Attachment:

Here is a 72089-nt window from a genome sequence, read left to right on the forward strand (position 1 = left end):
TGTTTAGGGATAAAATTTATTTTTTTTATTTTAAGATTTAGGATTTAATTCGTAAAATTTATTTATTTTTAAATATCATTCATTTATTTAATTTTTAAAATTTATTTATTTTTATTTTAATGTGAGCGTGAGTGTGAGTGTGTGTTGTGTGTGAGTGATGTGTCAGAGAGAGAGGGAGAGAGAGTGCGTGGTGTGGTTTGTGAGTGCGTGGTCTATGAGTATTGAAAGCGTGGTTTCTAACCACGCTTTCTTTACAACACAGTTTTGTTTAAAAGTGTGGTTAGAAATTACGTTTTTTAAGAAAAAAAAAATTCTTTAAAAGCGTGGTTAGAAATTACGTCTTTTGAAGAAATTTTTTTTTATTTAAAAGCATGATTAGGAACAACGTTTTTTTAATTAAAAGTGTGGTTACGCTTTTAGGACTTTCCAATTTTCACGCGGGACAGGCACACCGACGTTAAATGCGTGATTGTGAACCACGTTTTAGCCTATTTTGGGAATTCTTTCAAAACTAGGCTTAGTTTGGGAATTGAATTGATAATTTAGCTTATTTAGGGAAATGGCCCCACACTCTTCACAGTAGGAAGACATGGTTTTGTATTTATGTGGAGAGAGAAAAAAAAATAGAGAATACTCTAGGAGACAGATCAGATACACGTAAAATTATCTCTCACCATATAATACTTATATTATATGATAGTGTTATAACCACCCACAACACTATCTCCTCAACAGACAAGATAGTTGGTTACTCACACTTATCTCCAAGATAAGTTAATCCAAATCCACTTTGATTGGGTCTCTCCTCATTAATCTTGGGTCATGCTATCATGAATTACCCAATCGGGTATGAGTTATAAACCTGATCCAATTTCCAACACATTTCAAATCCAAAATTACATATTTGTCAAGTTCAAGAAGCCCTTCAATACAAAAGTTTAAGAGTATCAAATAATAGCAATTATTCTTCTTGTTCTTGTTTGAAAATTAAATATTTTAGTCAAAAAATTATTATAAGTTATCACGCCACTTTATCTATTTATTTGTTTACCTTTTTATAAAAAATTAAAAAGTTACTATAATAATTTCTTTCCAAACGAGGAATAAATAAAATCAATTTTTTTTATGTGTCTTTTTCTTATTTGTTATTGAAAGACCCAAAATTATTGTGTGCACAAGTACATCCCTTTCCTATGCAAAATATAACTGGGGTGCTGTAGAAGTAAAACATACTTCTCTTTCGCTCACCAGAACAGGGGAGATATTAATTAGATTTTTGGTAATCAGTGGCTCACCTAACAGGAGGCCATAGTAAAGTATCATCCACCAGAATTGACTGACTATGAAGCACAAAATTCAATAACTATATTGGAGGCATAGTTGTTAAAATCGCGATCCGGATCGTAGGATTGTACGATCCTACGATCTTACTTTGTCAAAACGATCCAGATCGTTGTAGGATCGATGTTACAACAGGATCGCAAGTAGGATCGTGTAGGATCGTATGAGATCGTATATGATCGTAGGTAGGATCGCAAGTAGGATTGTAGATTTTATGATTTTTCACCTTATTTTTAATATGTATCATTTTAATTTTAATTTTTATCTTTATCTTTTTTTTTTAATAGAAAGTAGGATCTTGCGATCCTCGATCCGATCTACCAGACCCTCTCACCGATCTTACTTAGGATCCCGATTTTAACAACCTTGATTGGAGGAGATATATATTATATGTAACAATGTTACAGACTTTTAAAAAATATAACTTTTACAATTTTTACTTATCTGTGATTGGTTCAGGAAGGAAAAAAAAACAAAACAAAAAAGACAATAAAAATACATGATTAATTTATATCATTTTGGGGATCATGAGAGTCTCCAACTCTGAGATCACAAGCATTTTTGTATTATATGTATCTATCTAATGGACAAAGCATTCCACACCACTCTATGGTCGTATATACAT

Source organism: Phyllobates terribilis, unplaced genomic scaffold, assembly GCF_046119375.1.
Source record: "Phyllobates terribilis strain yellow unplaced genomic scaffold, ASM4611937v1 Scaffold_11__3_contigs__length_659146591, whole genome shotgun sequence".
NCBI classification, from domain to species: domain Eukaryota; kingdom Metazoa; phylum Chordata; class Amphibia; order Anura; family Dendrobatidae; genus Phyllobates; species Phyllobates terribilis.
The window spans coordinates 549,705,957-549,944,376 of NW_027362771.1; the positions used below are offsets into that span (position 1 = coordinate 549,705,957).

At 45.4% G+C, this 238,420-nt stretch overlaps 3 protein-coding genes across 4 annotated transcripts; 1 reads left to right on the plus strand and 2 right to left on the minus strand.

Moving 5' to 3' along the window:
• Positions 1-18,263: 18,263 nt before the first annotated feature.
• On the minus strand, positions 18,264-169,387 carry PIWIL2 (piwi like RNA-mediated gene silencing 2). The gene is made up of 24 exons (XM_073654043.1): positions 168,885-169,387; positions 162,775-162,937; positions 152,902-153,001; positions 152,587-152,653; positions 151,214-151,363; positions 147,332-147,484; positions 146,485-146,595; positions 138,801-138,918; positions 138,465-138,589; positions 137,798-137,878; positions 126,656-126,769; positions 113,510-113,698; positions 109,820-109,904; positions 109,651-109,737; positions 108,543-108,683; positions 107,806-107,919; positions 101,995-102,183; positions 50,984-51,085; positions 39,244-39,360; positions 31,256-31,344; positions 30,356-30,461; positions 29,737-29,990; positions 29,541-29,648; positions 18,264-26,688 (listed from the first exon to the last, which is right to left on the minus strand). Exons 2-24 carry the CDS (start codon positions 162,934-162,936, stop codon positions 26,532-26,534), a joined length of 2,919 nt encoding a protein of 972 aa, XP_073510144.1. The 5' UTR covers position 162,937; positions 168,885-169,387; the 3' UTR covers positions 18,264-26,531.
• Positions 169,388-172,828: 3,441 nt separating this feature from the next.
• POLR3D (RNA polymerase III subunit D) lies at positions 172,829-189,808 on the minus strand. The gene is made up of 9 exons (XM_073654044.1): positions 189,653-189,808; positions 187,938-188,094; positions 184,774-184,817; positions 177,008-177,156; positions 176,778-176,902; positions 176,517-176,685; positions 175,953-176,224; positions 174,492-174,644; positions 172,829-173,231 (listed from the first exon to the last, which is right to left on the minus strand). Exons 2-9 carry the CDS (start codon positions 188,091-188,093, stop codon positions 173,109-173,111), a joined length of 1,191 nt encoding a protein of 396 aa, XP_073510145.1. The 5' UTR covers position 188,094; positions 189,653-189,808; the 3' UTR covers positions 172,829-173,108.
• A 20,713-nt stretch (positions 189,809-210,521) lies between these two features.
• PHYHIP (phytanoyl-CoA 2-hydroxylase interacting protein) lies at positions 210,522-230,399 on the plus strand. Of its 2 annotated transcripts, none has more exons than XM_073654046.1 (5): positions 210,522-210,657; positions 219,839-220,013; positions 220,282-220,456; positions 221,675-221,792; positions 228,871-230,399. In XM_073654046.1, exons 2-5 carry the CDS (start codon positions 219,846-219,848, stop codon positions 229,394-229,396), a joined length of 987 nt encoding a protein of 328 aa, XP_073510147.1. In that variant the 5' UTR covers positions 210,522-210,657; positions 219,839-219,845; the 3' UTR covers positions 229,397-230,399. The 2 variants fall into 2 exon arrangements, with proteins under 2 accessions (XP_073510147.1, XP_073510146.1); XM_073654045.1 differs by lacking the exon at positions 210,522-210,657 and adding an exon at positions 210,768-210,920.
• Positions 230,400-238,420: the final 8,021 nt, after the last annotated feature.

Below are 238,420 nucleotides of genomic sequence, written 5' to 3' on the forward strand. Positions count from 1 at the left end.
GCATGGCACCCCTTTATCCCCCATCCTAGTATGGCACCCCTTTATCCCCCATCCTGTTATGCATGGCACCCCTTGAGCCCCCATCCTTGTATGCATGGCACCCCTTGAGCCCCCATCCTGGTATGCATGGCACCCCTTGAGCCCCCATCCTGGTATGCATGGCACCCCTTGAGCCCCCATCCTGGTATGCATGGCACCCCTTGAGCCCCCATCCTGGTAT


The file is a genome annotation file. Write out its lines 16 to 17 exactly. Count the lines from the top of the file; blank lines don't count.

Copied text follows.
Below are 238,420 nucleotides of genomic sequence, written 5' to 3' on the forward strand. Positions count from 1 at the left end.
GCATGGCACCCCTTTATCCCCCATCCTAGTATGGCACCCCTTTATCCCCCATCCTGTTATGCATGGCACCCCTTGAGCCCCCATCCTTGTATGCATGGCACCCCTTGAGCCCCCATCCTGGTATGCATGGCACCCCTTGAGCCCCCATCCTGGTATGCATGGCACCCCTTGAGCCCCCATCCTGGTATGCATGGCACCCCTTGAGCCCCCATCCTGGTAT